You must have heard that making investments for quick or long-term returns is a good financial behavior. However, not everyone understands if they are prepared to invest or where and why they should invest. At other times you may be encouraged to invest financially into something without having complete knowledge about the investment asset, just because your peers are doing so.
Investments are a very important aspect of your financial life, and there must be no mistake made about it. In case you do your groundwork, you can invest wisely. Here are 7 questions that will let you know if you are prepared to make investments or not.
Related Article :- 5 Financial Planning Mistakes To Avoid While Investing – Fintoo Blog
What is Your Net Worth?
Net worth is the total value of assets, monetary savings, and valuables etc such as car, home, gold, and balances in bank accounts, investments made- minus the total of all debts you have, like credit cards, student loans, mortgage and so forth. Thus, if you are only concerned with your account balance, it is not enough to consider for investments.
You must have a long-term perspective as to how you can grow your net worth, which can in turn add value to your finances.
Did You Pay Off High-interest Debit and Credit Card Bills?
Debts, especially those with higher interest rates drain your finances. Personal loans and credit card loans are the most expensive. If you have a bad credit score, the loans will carry a greater interest rate. Thus, a major chunk of your finances will be directed towards completing the payments, which you must do as soon as possible.
You can then start investing than being indebted for an extended period. Paying off debts automatically increases your net worth.
What Are Your Worst Personal Spending Habits?
Your income minus the spending leaves an amount, which is the money you can use for investments. The lesser is the spending, more are the monetary resources left to turn into investments. While you cannot curtail essential expenditures, such as paying your child’s fees, paying off loans, electricity bill, etc, you can certainly avoid splurging in areas, which you can stay off from spendings- such as buying that extra coffee or extravagant meal, or getting n-number of gifts for others, and leaving out almost nothing or a meager amount for investment.
Do You Understand Your Investment Options Well?
Before considering different investment options to put your money in, you should understand these choices well. Do you have knowledge about bonds, precious metals, real estate, stocks, ETFs, index funds, mutual funds and similar investments?
If these are few things you are unsure about, then it is recommended to approach a financial planner who can help you know the investment options and draw a realistic roadmap as to how much you should invest and where.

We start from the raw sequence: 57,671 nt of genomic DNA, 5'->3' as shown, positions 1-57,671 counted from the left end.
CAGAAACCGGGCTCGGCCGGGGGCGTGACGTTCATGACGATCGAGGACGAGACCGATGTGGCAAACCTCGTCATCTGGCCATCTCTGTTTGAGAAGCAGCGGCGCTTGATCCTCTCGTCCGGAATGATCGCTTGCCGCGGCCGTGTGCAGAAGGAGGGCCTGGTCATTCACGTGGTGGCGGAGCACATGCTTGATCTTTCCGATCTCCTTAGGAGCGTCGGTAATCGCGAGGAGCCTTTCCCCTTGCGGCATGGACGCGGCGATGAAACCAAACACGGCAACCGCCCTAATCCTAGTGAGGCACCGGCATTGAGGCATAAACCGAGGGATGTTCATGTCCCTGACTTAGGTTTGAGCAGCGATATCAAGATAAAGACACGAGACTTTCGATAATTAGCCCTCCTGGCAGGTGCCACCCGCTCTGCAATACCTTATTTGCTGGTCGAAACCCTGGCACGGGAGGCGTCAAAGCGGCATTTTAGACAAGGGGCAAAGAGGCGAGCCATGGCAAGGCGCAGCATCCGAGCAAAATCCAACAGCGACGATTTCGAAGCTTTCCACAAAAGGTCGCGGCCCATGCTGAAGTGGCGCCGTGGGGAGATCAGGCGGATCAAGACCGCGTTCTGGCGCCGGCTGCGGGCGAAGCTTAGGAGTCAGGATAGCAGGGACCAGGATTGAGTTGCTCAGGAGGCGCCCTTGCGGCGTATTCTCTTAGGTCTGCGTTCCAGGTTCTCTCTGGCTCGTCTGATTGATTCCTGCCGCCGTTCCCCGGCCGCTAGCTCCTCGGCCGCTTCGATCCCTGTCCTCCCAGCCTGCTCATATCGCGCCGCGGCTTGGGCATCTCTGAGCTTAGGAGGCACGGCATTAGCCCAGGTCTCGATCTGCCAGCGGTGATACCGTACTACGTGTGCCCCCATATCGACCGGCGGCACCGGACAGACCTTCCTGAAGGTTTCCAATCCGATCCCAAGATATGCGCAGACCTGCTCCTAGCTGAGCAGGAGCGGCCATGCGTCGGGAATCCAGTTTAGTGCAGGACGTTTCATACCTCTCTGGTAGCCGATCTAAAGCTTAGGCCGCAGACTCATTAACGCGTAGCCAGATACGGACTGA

What Are Your Big Life Goals?
When anyone asks you about your big life goals, you may have a long list. However, you need to set these goals on priority and start working towards it early as soon as you start drawing an income. Most of us have goals like- completing education, setting a great career, owning a house, car, getting married, and have plenty of funds for retirement.
All these goals require monetary support. By chalking out goals on priority, you can systematically plan spending, investments and savings.
Do You Have a Cash Emergency Fund?
As the saying goes, “Life if not a bed of roses”, we cannot be sure that sudden disruptions will not come in life. You may have great investment plans, but what if you get laid off from the job or a natural disaster damages your house? In these situations, many turn taking credit card loans or bank loans, which should be the last resort.
A better way to handle financial disruptions is to create a cash emergency fund for at least 6 to 8 months of your expenses so that, you have sufficient monetary fund to last until recovering from the economic shock than getting into debt and liquidating your investments.
Do You Include Your Spouse in Your Financial Plans?
If you are married, then any investment plan made must be discussed in full with your spouse. What is your goal? Why do you need an investment plan? How exactly will investments be made? Where are the accounts and on whose name are these? Is this something you both agree on?
Does the benefit at the end hold value for both? Does the investment create hurdles for any of you? These are some questions to answer before making investments after your marriage.
It is surprising that many of us dive into investing without having a list of priorities or a proper financial plan. While we cannot dictate life by specific rules, it is better to be ready for investments in an articulated manner, and you can do so by following the above-mentioned steps.